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Offer by the Merchants and Traders of Marblehead


Marblehead, June 7, 1774.

We, the subscribers, Merchants and Traders of Marblehead, do hereby offer to our oppressed, but much respected brethren of Boston, and other neighbouring towns thereof, during the operation of the Act of Parliament, called the Port Bill, the free use of our stores in this town, reserving only sufficient room for our own goods and merchandise. We likewise assure them of our readiness in seeing to the lading and unlading of their goods in this town, and shall consider ourselves obliged to them for every opportunity of thus saying them expense, and showing how much we sympathize with and respect them. We confidently depend on their patience and resolution, the known characteristics of Bostonians and their neighbours; and hope soon to see them relieved from their distress, and the liberties of America founded on a permanent basis by an indissoluble Union.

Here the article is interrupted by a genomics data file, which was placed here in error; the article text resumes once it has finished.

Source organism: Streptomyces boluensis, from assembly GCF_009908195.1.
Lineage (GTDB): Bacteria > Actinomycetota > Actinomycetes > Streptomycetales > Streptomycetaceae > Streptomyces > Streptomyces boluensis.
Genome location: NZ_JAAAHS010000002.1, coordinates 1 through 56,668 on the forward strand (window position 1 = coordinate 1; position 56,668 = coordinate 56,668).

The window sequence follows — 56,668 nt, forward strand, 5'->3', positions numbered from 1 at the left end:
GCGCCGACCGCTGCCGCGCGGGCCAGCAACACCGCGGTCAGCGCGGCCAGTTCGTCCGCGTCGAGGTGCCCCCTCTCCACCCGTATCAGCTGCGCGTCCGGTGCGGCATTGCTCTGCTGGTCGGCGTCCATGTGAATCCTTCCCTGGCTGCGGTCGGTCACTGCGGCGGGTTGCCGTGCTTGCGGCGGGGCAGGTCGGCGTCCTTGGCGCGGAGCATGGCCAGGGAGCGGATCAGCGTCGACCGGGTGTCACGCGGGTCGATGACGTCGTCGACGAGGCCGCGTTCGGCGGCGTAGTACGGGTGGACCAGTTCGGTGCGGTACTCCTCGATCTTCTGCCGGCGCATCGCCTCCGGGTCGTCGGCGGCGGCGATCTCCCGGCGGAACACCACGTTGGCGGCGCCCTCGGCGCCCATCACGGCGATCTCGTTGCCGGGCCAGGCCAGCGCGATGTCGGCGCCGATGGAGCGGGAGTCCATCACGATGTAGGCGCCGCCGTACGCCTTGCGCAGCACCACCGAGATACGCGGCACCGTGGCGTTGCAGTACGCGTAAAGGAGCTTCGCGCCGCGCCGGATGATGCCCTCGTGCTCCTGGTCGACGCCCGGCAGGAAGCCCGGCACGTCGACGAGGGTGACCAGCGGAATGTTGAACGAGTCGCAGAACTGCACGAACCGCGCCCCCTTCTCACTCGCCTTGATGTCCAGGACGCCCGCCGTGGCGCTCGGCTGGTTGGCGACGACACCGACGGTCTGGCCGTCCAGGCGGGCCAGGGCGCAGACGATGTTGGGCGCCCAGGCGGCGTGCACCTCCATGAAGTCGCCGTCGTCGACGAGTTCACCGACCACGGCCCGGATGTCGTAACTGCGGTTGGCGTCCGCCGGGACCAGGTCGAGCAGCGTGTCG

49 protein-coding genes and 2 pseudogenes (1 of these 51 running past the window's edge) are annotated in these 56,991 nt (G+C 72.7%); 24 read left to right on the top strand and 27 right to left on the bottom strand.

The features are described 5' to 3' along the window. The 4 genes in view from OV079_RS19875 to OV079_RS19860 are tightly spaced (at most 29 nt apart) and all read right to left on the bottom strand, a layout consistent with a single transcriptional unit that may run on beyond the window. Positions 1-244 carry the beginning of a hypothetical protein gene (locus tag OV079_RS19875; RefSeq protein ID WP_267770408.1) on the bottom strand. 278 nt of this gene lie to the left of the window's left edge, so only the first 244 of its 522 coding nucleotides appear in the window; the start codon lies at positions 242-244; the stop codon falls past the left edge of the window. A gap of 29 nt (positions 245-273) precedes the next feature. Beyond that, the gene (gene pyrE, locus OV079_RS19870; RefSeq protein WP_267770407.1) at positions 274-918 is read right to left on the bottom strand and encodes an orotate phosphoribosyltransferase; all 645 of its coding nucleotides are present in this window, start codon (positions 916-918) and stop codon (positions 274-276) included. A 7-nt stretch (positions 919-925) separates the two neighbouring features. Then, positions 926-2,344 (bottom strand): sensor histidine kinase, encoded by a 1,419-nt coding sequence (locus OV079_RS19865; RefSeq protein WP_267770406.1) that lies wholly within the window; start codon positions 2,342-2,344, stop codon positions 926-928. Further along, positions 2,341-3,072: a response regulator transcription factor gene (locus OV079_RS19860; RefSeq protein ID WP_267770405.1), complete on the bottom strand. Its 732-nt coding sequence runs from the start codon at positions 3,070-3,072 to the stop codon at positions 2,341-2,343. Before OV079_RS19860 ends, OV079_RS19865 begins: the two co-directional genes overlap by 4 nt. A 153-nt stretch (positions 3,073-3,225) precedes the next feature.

Signed by twenty-eight of the principal Merchants and Traders.

N˙ B˙ Such of us as have wharfs do likewise heartily and freely give the use of them to our brethren aforesaid, for landing their goods and merchandise in this place.